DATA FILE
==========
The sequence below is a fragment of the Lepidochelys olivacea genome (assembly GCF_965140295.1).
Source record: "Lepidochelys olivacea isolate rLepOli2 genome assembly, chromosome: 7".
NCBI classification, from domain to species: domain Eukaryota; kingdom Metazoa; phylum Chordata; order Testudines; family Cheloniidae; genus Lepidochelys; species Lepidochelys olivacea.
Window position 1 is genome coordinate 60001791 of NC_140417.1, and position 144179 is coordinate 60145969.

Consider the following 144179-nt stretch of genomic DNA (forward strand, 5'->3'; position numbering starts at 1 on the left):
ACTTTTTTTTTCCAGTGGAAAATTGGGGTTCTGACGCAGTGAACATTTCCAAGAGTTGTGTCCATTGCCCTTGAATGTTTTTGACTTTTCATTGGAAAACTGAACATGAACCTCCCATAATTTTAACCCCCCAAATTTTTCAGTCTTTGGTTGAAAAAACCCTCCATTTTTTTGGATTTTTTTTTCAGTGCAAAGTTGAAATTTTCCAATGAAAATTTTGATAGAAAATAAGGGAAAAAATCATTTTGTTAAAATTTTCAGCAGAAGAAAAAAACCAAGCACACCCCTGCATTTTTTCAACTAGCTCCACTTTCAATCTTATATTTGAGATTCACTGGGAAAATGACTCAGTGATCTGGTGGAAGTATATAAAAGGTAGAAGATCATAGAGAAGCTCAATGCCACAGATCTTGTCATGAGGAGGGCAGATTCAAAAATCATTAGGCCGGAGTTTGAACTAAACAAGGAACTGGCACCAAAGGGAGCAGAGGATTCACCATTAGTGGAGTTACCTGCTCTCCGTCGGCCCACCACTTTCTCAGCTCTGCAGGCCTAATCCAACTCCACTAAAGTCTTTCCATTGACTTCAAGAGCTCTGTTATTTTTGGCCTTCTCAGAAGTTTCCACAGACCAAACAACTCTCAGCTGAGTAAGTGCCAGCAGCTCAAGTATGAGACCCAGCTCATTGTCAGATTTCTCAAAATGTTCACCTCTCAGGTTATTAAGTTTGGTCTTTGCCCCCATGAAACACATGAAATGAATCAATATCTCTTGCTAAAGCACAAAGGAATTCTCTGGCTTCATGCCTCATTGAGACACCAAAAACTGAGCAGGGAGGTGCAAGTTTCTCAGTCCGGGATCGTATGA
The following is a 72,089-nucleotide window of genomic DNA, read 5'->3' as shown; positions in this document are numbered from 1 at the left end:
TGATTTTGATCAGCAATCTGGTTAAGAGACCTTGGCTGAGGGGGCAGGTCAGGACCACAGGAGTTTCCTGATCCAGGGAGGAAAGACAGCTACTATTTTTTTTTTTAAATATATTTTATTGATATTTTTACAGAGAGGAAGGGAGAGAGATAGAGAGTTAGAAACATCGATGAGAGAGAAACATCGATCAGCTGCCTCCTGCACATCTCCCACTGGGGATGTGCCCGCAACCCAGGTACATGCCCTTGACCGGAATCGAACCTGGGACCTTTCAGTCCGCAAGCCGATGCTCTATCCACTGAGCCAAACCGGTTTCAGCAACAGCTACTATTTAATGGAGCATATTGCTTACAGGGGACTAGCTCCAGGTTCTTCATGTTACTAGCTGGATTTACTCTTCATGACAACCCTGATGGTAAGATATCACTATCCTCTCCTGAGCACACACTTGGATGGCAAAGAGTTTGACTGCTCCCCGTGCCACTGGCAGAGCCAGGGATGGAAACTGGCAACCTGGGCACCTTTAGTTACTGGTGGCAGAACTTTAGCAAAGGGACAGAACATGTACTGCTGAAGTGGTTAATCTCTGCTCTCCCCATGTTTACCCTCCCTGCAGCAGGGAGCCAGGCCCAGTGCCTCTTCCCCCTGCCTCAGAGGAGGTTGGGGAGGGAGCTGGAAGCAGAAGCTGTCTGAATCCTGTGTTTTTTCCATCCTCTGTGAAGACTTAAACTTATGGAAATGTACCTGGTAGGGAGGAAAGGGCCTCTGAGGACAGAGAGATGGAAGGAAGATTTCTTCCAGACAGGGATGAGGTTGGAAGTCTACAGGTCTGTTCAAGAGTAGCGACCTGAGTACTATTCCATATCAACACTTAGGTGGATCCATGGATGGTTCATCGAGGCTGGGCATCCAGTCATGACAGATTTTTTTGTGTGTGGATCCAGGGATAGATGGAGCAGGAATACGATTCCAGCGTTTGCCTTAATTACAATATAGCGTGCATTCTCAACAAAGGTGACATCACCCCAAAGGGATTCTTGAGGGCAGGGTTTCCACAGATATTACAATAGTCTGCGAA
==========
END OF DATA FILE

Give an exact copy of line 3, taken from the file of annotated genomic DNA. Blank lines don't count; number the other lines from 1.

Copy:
NCBI classification, from domain to species: domain Eukaryota; kingdom Metazoa; phylum Chordata; order Testudines; family Cheloniidae; genus Lepidochelys; species Lepidochelys olivacea.